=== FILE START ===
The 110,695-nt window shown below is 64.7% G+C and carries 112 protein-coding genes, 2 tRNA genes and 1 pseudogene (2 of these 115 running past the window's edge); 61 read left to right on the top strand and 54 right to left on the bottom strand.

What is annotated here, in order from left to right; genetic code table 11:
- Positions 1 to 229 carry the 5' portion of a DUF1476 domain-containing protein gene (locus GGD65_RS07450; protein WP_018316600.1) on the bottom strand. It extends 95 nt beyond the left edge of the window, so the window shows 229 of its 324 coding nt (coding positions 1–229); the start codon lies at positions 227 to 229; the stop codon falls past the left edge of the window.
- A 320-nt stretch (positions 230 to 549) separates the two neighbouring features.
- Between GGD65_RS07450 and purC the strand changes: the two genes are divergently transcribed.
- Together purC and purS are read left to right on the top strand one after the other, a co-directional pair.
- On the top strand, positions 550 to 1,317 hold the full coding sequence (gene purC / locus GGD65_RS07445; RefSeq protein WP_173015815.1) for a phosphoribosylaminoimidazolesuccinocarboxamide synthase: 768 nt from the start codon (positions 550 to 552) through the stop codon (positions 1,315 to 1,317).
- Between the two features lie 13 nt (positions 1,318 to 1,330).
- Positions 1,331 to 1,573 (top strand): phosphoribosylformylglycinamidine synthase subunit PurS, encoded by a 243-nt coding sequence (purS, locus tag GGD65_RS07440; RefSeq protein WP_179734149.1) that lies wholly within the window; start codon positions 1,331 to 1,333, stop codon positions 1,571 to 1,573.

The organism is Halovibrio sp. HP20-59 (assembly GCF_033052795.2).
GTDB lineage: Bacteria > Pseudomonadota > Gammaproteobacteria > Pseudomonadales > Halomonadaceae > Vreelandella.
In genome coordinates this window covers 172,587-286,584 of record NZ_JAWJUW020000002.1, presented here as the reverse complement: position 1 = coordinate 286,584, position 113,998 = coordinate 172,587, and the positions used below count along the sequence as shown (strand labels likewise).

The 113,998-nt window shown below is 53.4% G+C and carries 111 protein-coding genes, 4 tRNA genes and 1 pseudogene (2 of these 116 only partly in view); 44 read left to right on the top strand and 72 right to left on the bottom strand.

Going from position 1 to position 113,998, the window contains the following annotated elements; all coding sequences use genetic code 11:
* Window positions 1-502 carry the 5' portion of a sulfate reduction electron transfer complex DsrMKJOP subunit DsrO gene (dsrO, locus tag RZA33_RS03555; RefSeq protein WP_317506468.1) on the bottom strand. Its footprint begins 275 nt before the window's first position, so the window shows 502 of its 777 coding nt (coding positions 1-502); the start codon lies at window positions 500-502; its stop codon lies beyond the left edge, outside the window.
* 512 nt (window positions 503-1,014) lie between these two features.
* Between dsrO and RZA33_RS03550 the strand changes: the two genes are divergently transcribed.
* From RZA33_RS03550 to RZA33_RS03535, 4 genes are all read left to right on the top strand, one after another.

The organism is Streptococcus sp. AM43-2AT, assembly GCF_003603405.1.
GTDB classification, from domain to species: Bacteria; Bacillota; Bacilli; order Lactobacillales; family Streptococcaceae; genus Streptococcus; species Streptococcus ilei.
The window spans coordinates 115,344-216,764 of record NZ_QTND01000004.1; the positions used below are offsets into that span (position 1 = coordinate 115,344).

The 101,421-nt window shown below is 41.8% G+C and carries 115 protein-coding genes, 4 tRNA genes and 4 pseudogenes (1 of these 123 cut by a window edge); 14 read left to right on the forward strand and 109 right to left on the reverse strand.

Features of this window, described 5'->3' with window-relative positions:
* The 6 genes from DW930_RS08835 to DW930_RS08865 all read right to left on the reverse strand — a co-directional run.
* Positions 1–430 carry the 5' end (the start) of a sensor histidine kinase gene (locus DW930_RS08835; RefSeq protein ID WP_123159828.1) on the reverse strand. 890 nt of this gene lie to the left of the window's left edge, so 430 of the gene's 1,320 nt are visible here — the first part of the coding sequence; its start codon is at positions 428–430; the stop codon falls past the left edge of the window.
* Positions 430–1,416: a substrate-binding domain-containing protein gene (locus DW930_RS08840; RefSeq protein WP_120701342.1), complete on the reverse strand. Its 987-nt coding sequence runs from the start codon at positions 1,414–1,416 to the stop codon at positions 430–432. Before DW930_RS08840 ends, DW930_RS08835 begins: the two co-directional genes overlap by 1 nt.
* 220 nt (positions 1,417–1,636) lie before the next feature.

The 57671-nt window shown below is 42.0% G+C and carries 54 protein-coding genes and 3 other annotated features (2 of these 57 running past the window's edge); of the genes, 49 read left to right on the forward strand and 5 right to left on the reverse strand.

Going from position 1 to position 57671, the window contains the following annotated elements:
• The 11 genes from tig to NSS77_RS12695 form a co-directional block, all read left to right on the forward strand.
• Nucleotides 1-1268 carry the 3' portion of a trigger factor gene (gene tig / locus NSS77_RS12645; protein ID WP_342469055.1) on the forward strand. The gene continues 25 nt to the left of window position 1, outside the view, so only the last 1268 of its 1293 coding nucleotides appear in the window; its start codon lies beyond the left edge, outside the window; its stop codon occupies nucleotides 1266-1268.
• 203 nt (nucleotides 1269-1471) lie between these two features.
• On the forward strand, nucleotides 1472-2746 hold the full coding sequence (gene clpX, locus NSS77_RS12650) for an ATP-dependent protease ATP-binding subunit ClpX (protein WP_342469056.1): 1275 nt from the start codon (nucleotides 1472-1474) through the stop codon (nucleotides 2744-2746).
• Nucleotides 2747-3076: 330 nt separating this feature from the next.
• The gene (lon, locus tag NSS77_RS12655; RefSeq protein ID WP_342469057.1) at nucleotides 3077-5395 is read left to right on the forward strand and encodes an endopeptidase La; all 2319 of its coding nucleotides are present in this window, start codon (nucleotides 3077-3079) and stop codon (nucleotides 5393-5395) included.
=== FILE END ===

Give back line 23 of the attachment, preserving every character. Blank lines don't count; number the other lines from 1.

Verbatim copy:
Features of this window, described 5'->3' with window-relative positions: